This is a project very dear to my heart. When I took over 3 years ago, we were face-to-face. All the postgraduate education efforts were in small, workshop-style, face-to-face meetings of 2–3 days in different areas of Europe. Then I introduced e-learning. We have created a whole e-learning platform, easd-elearning.org, where we offer free education for all those healthcare workers who work with people with diabetes. We have courses with different modules on diabetes in Ramadan, use of novel technologies, pathogenesis of T1DM, and how to apply the consensus statement to the real world. We have different courses, free and accessible from all over the world. This, for us, was very important to bring us from face-to-face to virtual. It is like what we are doing now with COVID-19 for our virtual annual meeting. We touch people working with people with diabetes in all countries of the world now; for instance, during the first COVID-19 epidemic we made little webinars on hot topics and some of them were reached by or were seen by 25,000 people. I absolutely believe in this virtual platform to reach the world. Again, the subcontinent of India, Africa, South America, but also in the USA for instance, we have a lot of people accessing e-learning.
What are the most exciting changes that have been made to the scientific programme for the EASD 2020 meeting compared to the meeting held last year in 2019?
Of course, the fact that it is virtual is a big change, but we have made the platform such that people can still create networks. For when you register, we have introduced artificial intelligence. You can choose to have specific keywords so the programme will propose an even more personalised programme than last year. Artificial intelligence has been introduced to make it even more personal; so if you attend a SGLT2-inhibitor symposium, you will get push messages saying: “Are you interested in more in-depth learning? Go to the e-learning platform.” You will be able to become a member of a network of [your] choice. If you say, I am a clinician in Southwest London and I want to create an EASD meeting group with all the clinicians in the area, you can do that. We will have interesting concepts; we have discussion fora where you can have an inner circle of those discussing and then an outer circle of those looking in, and people from the inner circle can invite people from the outer circle to join the discussion. These are all very new concepts. The avatar in the plaza can roam, you can touch people, talk to them, and give your address card. It will be a next-level virtual meeting.
As for the content, it will very much be like our previous years where we have the big prize lectures with leading researchers. We have the upcoming stars and the young investigators who are also invited. There is a lot of emphasis on our posters; we have the poster tours where we discuss poster sessions. A lot is new on the virtual side and on the technical side, but there is still the very high-level science of previous years.
It will be clever! Because we are a charity, we cannot mix the science with the industry. We have all science on the blue background of EASD, and all the industry will be on an orange background. And if you open the virtual door to the EASD plaza, the carpet will be blue; if you open the virtual door to the industry plaza, where all the industry booths are, the carpet is orange!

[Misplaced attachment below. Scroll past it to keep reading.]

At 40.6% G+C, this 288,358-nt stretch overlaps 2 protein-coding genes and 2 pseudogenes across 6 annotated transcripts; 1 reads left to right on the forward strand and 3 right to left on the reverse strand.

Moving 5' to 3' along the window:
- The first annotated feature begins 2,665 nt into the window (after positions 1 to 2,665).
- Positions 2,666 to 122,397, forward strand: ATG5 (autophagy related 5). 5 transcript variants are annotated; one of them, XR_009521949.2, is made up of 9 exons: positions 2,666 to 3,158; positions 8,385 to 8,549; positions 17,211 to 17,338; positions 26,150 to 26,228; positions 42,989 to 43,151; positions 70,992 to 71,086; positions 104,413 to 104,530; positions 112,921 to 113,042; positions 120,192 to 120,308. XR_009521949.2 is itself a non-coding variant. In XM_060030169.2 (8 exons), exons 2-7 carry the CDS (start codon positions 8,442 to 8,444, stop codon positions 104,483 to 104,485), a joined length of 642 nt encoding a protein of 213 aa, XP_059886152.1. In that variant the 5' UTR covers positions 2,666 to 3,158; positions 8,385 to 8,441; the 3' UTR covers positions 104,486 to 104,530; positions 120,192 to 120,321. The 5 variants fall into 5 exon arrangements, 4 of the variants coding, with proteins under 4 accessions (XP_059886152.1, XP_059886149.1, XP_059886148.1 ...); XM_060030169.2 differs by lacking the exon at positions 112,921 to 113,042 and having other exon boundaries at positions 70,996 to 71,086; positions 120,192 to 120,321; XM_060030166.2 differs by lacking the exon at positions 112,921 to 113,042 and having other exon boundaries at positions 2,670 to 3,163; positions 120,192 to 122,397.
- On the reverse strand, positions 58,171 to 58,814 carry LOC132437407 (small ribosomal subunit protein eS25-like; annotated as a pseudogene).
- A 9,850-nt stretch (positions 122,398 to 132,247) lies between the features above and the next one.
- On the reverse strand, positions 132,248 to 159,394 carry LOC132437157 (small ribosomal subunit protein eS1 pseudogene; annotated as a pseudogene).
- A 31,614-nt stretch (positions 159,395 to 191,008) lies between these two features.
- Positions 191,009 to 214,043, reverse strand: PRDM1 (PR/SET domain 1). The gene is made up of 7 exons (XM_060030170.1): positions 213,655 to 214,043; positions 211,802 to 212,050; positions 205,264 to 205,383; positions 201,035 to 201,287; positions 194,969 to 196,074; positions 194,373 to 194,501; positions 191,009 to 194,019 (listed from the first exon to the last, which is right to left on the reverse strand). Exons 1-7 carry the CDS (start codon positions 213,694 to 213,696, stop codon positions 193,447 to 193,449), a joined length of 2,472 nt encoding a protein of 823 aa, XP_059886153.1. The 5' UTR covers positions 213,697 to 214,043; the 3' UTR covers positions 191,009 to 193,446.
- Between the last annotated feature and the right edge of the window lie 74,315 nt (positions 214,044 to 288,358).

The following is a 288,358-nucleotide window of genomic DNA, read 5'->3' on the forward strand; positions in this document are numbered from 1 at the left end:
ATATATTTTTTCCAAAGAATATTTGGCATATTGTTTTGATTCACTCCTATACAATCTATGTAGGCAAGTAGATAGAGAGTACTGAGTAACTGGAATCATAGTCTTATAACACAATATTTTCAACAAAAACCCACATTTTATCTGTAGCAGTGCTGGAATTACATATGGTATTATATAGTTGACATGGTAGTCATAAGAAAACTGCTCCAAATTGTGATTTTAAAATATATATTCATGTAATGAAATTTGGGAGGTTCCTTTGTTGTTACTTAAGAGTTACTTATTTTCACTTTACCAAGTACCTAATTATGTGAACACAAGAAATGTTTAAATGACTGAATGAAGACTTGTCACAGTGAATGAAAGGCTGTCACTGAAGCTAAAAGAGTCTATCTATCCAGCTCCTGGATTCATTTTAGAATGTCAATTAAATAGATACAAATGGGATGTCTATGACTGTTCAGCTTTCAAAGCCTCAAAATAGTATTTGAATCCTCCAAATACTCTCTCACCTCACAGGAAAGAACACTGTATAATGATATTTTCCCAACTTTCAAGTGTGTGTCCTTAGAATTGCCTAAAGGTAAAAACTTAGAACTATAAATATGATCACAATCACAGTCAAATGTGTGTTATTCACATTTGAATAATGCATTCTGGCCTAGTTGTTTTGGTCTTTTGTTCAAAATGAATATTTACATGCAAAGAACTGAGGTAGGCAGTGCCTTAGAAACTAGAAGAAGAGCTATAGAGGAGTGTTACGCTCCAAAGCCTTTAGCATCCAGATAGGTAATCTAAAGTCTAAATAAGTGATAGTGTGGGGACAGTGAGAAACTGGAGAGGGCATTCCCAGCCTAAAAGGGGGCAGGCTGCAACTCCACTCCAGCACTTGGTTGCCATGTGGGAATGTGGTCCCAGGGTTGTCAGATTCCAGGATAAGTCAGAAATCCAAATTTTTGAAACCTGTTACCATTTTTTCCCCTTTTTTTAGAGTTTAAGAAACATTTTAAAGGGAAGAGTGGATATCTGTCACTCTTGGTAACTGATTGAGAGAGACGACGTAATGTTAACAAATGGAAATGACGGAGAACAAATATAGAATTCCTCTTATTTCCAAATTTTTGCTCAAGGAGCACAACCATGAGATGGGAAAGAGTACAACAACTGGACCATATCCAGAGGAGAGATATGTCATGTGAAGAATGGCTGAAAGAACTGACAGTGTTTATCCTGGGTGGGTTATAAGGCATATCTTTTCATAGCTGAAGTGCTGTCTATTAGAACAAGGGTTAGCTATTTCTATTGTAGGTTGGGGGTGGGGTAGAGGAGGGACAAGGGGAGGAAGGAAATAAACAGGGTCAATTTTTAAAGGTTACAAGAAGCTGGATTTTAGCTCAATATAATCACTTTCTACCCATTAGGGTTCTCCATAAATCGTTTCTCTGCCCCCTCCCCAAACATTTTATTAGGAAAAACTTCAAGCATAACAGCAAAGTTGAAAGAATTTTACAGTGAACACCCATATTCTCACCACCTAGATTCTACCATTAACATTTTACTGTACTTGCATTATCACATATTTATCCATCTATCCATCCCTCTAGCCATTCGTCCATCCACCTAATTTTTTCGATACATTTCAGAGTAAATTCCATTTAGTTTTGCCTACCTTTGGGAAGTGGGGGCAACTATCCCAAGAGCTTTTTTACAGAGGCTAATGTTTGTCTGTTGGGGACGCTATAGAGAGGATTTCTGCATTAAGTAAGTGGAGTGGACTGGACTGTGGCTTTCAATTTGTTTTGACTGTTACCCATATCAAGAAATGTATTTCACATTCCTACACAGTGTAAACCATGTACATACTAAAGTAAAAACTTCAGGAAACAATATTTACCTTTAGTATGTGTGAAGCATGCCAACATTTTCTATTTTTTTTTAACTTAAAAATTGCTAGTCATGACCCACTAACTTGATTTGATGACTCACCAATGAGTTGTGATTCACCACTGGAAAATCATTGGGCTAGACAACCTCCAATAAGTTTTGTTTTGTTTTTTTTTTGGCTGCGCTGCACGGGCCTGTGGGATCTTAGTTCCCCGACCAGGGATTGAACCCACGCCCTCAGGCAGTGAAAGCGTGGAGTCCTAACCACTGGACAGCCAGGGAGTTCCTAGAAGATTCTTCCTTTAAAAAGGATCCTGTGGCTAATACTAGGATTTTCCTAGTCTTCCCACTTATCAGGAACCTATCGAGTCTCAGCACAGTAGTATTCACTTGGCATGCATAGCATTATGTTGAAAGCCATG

What is the mission hoping to be achieved by the INNODIA Project?
INNODIA is another of my pet projects and it was a unique project in that it comes from the Innovative Medicines Initiative (IMI) of the European Commission. Academic researchers are brought together with industry researchers because they want to accelerate [the process] to cure certain diseases or treatment of certain diseases. We brought together a simple consortium I was leading, called ‘Name It’, with our researchers in academia, together with clinical researchers. A big group of over 30 academic researchers came together with industry leaders in T1DM. Our mission was, as I said before, to find better biomarkers of T1DM. Also, true innovative clinical trial design accelerates what we know about T1DM, to come to prevention or a cure for T1DM. My big aspiration with INNODIA is to be able to find people with a risk of T1DM in an affordable and efficient way, and to be able to stop this horrible disease that is T1DM.
What have been the greatest challenges faced by diabetologists and endocrinologists during the COVID-19 pandemic? What have been your main concerns for the community?
My biggest concern is the fact that now all attention goes to COVID-19 and people forget that chronic diseases do not sleep. Diabetes doesn’t sleep. Complications of diabetes continue, and what we have seen is a lot of anxiety in our patients, not daring to come to the hospital when they need help. We have seen progressed diabetic foot lesions [that we hadn’t previously seen], or severe diabetic ketoacidosis. There is anxiety and fear in people whose condition doesn’t sleep and who still need help. That is the negative side: the fact that all the attention goes to COVID-19 and it is like chronic diseases don’t matter anymore. They still exist.
The positive is the resilience of our patients. They just get up again, and it is amazing. I’m in admiration. Another positive is the fact that we did accelerate the use of novel technologies and of digital healthcare. For example, we have an app in our hospital on smartphones where people can see their whole file, they can upload data, and we can send them questionnaires. Before COVID-19, 20% of our patients with T1DM had the app on their phone, now 80% have it because they realise it is a way of communication. It has been an accelerator. Centres and new tools have allowed us to look at glucose levels of our patients from a distance. Positives are seeing that people are so resilient, and also the boost it has given to digital health.
Where can we expect to see your focus lie in the coming years?
My focus will still be on trying to understand T1DM, trying to prevent, or arrest T1DM. My other focus will be on trying to do randomised controlled trials, but trying to translate the data we get from all these fantastic trials that have happened into the real world, and give people a handle on how to apply what we’ve learned in randomised controlled trials in an affordable way in the real world. I’m now in the second half of my 50s and I don’t need another big publication. I really want to spend my time making a difference and bringing value to people living with diabetes. I’m getting a bit impatient with my colleagues who still want to publish: I’m a full professor, I don’t need this anymore. I really want to make a difference and create value.